Malignant melanoma is the deadliest of skin cancers. Melanoma frequently metastasizes to the brain, resulting in dismal survival. Nevertheless, mechanisms that govern early metastatic growth and the interactions of disseminated metastatic cells with the brain microenvironment are largely unknown. To study the hallmarks of brain metastatic niche formation, we established a transplantable model of spontaneous melanoma brain metastasis in immunocompetent mice and developed molecular tools for quantitative detection of brain micrometastases. Here we demonstrate that micrometastases are associated with instigation of astrogliosis, neuroinflammation, and hyperpermeability of the blood-brain barrier. Furthermore, we show a functional role for astrocytes in facilitating initial growth of melanoma cells. Our findings suggest that astrogliosis, physiologically instigated as a brain tissue damage response, is hijacked by tumor cells to support metastatic growth. Studying spontaneous melanoma brain metastasis in a clinically relevant setting is the key to developing therapeutic approaches that may prevent brain metastatic relapse. Cancer Res; 76(15); 4359-71. (c)2016 AACR.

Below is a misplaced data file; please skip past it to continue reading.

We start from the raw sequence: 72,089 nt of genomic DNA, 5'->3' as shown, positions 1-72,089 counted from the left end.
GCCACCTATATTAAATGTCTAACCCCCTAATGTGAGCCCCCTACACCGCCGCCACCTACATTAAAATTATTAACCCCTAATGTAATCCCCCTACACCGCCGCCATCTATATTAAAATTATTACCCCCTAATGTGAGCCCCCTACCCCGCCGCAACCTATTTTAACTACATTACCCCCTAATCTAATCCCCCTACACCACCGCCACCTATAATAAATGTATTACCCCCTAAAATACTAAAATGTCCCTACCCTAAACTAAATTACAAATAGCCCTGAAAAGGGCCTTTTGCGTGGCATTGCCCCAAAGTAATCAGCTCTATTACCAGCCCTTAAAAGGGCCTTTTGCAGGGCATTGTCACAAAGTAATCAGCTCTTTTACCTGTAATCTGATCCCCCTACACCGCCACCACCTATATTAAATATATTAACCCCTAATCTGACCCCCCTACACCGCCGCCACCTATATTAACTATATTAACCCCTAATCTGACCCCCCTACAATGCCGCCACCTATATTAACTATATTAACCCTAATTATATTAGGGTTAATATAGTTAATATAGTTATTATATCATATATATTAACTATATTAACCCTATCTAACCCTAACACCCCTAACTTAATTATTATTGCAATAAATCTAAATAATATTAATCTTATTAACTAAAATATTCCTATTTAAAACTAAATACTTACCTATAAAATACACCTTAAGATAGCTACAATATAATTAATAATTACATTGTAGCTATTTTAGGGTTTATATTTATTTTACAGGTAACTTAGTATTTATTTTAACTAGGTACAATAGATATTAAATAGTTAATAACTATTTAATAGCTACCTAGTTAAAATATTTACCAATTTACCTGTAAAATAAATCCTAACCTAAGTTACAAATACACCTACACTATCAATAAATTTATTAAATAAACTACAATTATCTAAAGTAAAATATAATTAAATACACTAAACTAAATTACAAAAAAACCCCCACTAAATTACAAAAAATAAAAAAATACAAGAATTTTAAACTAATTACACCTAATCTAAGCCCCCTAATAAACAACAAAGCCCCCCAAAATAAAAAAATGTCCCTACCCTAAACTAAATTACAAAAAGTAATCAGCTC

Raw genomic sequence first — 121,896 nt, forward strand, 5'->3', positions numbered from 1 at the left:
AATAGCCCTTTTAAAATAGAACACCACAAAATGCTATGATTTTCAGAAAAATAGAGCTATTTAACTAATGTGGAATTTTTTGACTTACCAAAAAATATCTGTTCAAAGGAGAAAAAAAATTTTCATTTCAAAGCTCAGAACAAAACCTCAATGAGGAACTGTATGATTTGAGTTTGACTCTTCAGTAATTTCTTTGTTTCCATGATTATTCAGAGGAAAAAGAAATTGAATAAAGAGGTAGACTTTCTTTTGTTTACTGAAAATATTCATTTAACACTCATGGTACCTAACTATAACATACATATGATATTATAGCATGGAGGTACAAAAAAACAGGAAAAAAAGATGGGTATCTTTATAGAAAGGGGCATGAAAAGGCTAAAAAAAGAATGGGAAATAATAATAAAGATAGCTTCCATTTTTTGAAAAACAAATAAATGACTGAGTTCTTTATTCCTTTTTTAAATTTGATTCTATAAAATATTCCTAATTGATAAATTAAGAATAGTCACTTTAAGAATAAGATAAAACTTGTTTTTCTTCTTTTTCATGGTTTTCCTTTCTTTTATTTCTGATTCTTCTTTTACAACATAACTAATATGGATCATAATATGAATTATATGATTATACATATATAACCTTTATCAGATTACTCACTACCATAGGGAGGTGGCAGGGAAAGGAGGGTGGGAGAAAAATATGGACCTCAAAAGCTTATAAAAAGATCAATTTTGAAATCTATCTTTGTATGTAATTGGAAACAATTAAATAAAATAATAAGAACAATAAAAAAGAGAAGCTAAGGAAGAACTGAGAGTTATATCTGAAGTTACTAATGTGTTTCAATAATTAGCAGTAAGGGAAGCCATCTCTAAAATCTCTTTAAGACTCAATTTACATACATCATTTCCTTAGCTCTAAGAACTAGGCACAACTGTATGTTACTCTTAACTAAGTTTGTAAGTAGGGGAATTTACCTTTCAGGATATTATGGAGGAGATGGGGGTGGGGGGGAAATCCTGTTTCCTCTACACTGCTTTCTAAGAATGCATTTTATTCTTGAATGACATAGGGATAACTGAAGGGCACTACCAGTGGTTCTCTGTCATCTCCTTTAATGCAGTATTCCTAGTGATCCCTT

Type of Publication:
Journal article published